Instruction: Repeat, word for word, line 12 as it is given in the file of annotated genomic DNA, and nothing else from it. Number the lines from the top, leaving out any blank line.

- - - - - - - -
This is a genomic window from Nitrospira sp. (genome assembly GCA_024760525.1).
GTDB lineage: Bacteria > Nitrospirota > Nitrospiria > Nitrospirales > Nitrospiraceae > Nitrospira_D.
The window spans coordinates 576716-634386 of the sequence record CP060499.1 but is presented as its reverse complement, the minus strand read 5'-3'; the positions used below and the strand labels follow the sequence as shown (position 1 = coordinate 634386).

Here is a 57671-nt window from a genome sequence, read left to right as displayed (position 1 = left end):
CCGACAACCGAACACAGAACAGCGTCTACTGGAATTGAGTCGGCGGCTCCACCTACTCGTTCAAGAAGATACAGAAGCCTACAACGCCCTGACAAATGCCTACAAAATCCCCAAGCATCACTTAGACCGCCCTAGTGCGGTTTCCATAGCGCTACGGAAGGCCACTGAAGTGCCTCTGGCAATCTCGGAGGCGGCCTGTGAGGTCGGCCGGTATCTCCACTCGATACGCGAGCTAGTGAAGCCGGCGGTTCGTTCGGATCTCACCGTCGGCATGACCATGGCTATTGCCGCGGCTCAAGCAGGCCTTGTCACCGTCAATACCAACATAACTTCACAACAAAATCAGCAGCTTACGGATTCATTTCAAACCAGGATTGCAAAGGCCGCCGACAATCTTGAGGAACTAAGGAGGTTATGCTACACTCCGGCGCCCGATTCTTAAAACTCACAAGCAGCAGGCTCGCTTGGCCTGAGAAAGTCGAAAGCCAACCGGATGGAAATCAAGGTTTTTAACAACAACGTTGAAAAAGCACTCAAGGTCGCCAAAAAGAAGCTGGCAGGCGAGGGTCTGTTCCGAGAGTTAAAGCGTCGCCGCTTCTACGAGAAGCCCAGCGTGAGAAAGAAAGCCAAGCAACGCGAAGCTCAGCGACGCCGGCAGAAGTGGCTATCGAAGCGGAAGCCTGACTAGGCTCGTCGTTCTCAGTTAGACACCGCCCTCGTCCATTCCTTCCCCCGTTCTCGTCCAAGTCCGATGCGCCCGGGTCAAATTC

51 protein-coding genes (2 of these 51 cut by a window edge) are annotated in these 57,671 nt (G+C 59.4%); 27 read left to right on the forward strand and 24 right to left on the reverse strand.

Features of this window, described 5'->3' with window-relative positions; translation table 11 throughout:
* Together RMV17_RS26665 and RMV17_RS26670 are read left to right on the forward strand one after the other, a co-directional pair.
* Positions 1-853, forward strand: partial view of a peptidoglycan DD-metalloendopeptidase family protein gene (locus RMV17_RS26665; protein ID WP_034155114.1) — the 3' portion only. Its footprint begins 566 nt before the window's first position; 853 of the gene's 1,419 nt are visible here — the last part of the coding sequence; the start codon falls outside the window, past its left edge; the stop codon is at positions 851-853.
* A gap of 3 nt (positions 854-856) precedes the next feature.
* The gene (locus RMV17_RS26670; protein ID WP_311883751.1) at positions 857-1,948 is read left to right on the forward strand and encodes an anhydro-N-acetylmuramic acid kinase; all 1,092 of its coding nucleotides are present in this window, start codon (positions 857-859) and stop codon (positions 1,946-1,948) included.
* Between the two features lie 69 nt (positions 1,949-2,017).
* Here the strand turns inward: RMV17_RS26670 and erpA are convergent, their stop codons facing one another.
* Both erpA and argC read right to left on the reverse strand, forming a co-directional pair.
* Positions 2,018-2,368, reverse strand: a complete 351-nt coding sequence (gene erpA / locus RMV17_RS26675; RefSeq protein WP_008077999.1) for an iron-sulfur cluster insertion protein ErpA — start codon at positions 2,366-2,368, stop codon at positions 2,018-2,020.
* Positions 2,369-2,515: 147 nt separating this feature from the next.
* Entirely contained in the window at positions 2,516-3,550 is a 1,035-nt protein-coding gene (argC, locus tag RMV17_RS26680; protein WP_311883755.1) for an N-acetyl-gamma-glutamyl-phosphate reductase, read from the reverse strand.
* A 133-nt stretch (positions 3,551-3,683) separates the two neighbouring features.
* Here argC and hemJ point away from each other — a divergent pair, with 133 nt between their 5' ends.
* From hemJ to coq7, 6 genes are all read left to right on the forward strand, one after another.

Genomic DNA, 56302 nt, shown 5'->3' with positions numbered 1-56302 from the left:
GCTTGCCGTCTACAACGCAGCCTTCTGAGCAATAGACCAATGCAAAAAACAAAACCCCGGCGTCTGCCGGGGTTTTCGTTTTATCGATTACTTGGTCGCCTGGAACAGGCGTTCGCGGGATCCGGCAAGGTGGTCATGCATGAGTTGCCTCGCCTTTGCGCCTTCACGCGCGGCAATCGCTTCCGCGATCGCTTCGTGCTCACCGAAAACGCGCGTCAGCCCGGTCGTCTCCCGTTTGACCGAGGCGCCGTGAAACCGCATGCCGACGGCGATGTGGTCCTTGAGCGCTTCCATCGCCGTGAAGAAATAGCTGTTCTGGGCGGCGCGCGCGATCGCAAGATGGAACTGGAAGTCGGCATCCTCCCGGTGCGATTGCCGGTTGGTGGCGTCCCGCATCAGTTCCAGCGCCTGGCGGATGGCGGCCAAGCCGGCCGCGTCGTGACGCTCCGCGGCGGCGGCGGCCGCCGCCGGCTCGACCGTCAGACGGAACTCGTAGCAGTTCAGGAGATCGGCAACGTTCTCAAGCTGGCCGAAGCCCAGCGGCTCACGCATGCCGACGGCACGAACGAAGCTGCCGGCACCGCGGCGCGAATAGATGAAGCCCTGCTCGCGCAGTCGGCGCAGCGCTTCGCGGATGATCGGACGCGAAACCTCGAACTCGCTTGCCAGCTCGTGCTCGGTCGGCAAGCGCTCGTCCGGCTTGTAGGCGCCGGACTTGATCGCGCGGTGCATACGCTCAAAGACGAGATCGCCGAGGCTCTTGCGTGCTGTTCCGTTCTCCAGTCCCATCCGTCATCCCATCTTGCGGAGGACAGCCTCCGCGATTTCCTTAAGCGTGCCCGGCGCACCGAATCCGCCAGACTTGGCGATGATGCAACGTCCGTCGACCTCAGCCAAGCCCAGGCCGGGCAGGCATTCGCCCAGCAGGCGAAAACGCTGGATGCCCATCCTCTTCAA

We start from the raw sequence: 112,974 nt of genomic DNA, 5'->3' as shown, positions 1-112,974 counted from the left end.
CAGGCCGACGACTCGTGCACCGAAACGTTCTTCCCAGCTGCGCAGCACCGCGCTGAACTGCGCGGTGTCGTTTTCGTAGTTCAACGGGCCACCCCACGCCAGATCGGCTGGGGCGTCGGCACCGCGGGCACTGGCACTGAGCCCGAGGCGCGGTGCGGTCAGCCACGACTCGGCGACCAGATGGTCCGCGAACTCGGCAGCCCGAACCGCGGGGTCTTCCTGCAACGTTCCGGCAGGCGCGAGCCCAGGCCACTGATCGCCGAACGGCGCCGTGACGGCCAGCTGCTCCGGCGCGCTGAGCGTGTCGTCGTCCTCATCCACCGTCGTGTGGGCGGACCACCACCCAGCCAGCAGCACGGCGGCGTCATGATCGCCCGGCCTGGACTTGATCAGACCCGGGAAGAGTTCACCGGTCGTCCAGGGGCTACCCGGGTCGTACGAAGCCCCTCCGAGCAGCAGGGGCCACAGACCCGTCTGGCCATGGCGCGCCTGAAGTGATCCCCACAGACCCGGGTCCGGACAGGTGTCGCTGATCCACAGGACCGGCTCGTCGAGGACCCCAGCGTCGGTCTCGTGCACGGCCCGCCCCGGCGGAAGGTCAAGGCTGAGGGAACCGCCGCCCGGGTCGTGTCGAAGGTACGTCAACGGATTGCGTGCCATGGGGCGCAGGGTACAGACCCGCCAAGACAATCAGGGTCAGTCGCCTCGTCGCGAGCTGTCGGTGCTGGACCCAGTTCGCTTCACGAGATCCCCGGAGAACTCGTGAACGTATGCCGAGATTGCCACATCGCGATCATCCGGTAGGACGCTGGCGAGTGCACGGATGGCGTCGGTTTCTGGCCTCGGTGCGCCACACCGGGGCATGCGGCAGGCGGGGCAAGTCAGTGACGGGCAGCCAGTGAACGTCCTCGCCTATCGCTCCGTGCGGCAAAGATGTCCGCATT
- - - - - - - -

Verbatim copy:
* Between the two features lie 69 nt (positions 1,949-2,017).